Increase the resolution of your research
At Single Cell Discoveries, we offer a one-stop-shop service for single-cell RNA sequencing. SORT-seq (Muraro et al. 2016) is a partially robotised version of the CEL-seq2 protocol (Hashimshony et al. 2016). The SORT-seq protocol is a plate-based method, which means that single cells are sorted into prepared 384-well plates, after which the plates are processed and sequenced. For more information, please find an overview of the workflow below.
Step 1: Preparation of cell-capture plates
For single-cell sequencing based on the SORT-seq technology, we use prepared 384-well cell capture plates. The plates contain mineral oil and a tiny droplet of poly-A primers, which bind to the cell’s RNA. Additionally, the primers contain a cell-specific barcode and a unique molecular identifier (UMI), which allow us to distinguish the well-specific (and cell-specific) mRNA molecules.
The prepared cell capture plates can be ordered separately from the plate processing. When you are ready to get started, you just take the plates you need out of the freezer to start the sorting. Eventually, when you have collected all the material you need, you send the plates back to us for further processing.
Step 2: Tissue dissociation & FACS-sorting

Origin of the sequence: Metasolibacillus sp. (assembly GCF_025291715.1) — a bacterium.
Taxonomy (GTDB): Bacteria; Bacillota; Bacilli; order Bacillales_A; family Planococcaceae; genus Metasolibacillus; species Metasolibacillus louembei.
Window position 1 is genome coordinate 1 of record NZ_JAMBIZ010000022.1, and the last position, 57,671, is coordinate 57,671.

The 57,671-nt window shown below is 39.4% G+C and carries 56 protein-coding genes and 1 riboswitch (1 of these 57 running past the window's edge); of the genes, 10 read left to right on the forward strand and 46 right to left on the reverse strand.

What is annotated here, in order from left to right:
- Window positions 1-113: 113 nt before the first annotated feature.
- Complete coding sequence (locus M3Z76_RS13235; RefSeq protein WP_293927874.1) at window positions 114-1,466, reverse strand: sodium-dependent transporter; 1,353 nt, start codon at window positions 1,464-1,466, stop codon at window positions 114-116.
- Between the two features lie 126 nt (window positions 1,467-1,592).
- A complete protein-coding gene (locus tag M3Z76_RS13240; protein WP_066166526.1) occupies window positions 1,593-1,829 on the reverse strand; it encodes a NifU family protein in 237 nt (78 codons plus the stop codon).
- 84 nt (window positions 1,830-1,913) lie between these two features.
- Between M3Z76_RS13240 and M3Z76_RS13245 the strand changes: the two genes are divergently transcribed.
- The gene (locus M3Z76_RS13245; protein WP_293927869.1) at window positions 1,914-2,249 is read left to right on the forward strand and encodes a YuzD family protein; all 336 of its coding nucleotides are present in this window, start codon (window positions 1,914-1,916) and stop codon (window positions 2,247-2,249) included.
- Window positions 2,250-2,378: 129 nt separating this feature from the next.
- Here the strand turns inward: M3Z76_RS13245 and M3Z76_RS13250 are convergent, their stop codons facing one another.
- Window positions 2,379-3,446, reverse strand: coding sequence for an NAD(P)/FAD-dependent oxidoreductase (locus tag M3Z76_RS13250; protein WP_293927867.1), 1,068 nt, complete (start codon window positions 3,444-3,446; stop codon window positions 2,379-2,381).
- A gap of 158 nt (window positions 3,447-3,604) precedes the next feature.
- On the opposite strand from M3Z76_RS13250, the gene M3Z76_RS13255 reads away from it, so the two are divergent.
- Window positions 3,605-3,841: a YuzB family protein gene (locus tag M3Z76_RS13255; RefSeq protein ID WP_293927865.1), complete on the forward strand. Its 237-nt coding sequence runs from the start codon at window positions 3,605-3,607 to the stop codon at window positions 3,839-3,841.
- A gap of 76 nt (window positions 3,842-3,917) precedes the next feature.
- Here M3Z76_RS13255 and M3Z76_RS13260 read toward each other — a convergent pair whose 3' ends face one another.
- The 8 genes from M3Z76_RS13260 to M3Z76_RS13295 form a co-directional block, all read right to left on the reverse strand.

You (our customer) dissociate the tissue of interest and sort single cells into the cell capture plates in your own facility. This means that you use your own expertise on handling the tissue of interest, as well as FACS-sort with the settings you are used to. After all; you are the expert on your tissue, while we are experts on single-cell sequencing. If required, you can also use equipment other than a FACS-machine to deposit single cells into the cell capture plates.
Step 3: Processing of the mRNA material
Once we receive the cell capture plates containing your cells, we process the plates. First, we lyze the cells, after which the barcoded primers have access to the mRNA. As a result, the poly-T stretch of the primers hybridizes to the poly-A tail of the mRNA molecules, creating RNA-DNA hybrids. Secondly, these RNA-DNA hybrids are then converted to cDNA molecules which contain the sequence of the mRNA and the primer. Because each well has a unique barcode, we can eventually pool the material from one plate into a single tube. Thirdly, the cDNA is amplified by In Vitro Transcription (IVT). Finally, we process the amplified RNA into a library for Next Generation Sequencing.
Step 4: Data analysis & -visualisation
Once the single cell transcriptome library is sequenced, we map the data to the relevant reference transcriptome. The resulting data matrices are clustered for further in-depth analysis. Various visualizations can be made with the data. First of all, a heatmap is used to show differences in gene expression for different groups of cells, whilst secondly, a t-SNE map is a way to visualize the cells and their assigned cluster number. On top of the tSNE-map, genes of interest are plotted to make sense of the data. This allows for the recognition of different cell types, rare cells or subpopulations of cells.